A code of conduct says a lot about a company. Every company’s code of conduct should be written in a way that reflects the company’s culture, business practices and day-to-day operations and challenges. A well written code of conduct is the cornerstone of an effective ethics and compliance program – but only if your employees understand it. To increase employee adoption of the code, write with them in mind. Use examples they can relate to, answer their questions and use language they understand. Just because a code deals with a lot of laws and regulations doesn’t mean a code of conduct has to be filled with legal jargon.
Here are some additional tips to take into consideration when putting together a code of conduct for your company:
1. Develop Two Codes
A code of conduct needs to be relevant to its audience. To address this issue, one thing I’ve noticed a lot of companies have done lately is write two codes of conduct – one for employees and another for executives. Some might question why the time was put into creating a second code of conduct for a smaller group of employees, but if you ask me, it’s a wise investment.
Executives have a lot of power and influence over the organization. Executives need to be held to the same standards as all other employees, however, they have additional responsibilities that other employees don’t. Therefore, it’s important to put together a second code that’s reflective of the different challenges management and executives face.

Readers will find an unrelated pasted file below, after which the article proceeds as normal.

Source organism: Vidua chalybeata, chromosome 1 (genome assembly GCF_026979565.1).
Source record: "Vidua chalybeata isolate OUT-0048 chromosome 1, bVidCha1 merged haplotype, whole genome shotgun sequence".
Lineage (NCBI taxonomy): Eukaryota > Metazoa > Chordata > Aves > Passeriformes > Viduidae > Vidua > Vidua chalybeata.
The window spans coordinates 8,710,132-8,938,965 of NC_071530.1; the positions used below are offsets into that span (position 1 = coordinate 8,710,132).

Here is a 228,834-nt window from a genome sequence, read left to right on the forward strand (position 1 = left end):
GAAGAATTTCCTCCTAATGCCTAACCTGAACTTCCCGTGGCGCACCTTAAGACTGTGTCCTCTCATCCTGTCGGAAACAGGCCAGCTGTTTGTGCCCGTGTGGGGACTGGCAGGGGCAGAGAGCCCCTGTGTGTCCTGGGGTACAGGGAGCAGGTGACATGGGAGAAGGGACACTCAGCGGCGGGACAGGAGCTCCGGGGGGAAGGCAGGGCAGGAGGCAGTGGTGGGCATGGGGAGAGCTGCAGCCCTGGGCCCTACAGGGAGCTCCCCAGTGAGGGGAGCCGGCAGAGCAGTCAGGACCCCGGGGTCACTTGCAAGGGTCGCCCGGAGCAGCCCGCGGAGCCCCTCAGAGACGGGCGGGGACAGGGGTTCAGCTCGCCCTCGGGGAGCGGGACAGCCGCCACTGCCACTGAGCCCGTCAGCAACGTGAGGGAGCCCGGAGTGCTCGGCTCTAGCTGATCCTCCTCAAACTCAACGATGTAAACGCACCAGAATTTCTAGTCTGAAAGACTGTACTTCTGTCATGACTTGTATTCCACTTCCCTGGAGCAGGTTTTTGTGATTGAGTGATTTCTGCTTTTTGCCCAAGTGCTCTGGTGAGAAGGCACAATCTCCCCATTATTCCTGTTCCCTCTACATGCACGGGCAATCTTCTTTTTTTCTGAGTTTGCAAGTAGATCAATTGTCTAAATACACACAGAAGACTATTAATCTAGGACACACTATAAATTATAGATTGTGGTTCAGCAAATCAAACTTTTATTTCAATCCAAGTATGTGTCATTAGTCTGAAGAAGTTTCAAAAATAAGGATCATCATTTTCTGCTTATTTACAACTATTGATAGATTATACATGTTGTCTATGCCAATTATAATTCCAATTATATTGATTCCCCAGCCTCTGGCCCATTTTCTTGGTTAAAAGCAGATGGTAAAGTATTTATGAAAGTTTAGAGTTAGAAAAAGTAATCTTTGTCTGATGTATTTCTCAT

FAQs help clarify topics outlined in the code of conduct. An FAQ section is great for educating employees, but also for encouraging them to ask questions – ultimately proving that they’ve read the code of conduct. Outdoor outfitter, Helly Hansen, publishes a code of conduct FAQ to enhance the company’s code of conduct. Encourage employees to ask questions about the code of conduct and revise the FAQ section on a regular basis to answer their questions. Remember: If one person has a question about something, chances, are, someone else does too.
A code of conduct should have goals. Whether you choose to publish these goals and educate your employees on them is up to you, but setting goals will help you judge whether or not your code is doing its job. Some goals might take more time to accomplish, so set milestones to achieve along the way. Setting goals and monitoring the impact of your code of conduct will allow you to evaluate the workplace on a regular basis and allow you to make amendments to the code based on industry, local and internal changes.
4. Related Policies
The code of conduct incorporates a wide range of topics and issues that are also raised and discussed in other workplace policies. For example, a company might put together individual policies pertaining to information security, harassment, discrimination, retaliation, whistleblowers, etc. Rather than regurgitating the information over again in the code of conduct, include a list of related policies at the end of each section.